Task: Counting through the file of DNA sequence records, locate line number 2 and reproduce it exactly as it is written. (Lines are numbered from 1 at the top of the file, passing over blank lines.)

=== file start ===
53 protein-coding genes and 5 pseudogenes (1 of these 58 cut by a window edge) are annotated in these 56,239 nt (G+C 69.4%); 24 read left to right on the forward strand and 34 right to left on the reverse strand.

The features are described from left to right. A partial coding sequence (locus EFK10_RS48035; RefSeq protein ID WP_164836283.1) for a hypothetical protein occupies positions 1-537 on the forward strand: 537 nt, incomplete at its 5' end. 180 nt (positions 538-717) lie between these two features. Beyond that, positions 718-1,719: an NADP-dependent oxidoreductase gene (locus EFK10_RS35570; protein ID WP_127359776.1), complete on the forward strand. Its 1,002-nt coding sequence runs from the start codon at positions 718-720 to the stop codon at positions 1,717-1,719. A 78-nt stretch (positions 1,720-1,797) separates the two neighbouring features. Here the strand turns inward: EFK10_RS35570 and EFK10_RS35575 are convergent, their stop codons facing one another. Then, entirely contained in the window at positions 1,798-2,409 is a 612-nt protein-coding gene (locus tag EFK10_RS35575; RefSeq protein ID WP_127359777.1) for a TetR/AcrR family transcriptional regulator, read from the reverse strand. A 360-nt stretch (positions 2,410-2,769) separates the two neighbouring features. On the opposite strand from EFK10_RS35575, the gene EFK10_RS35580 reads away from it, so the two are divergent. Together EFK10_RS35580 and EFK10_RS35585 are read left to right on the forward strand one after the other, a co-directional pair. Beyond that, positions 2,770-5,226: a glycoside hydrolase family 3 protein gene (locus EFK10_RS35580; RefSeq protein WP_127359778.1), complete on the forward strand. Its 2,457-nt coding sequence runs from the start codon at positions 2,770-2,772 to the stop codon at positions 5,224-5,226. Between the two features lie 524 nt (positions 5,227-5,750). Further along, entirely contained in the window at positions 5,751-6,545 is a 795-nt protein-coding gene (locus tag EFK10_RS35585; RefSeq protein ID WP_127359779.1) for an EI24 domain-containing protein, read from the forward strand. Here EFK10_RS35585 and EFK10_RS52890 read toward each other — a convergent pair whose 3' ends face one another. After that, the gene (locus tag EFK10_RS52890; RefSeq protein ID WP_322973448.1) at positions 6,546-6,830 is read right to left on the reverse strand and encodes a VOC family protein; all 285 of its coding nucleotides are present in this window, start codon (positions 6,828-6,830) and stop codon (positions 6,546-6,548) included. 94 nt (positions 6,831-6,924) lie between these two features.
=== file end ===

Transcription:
The features are described from left to right. A partial coding sequence (locus EFK10_RS48035; RefSeq protein ID WP_164836283.1) for a hypothetical protein occupies positions 1-537 on the forward strand: 537 nt, incomplete at its 5' end. 180 nt (positions 538-717) lie between these two features. Beyond that, positions 718-1,719: an NADP-dependent oxidoreductase gene (locus EFK10_RS35570; protein ID WP_127359776.1), complete on the forward strand. Its 1,002-nt coding sequence runs from the start codon at positions 718-720 to the stop codon at positions 1,717-1,719. A 78-nt stretch (positions 1,720-1,797) separates the two neighbouring features. Here the strand turns inward: EFK10_RS35570 and EFK10_RS35575 are convergent, their stop codons facing one another. Then, entirely contained in the window at positions 1,798-2,409 is a 612-nt protein-coding gene (locus tag EFK10_RS35575; RefSeq protein ID WP_127359777.1) for a TetR/AcrR family transcriptional regulator, read from the reverse strand. A 360-nt stretch (positions 2,410-2,769) separates the two neighbouring features. On the opposite strand from EFK10_RS35575, the gene EFK10_RS35580 reads away from it, so the two are divergent. Together EFK10_RS35580 and EFK10_RS35585 are read left to right on the forward strand one after the other, a co-directional pair. Beyond that, positions 2,770-5,226: a glycoside hydrolase family 3 protein gene (locus EFK10_RS35580; RefSeq protein WP_127359778.1), complete on the forward strand. Its 2,457-nt coding sequence runs from the start codon at positions 2,770-2,772 to the stop codon at positions 5,224-5,226. Between the two features lie 524 nt (positions 5,227-5,750). Further along, entirely contained in the window at positions 5,751-6,545 is a 795-nt protein-coding gene (locus tag EFK10_RS35585; RefSeq protein ID WP_127359779.1) for an EI24 domain-containing protein, read from the forward strand. Here EFK10_RS35585 and EFK10_RS52890 read toward each other — a convergent pair whose 3' ends face one another. After that, the gene (locus tag EFK10_RS52890; RefSeq protein ID WP_322973448.1) at positions 6,546-6,830 is read right to left on the reverse strand and encodes a VOC family protein; all 285 of its coding nucleotides are present in this window, start codon (positions 6,828-6,830) and stop codon (positions 6,546-6,548) included. 94 nt (positions 6,831-6,924) lie between these two features.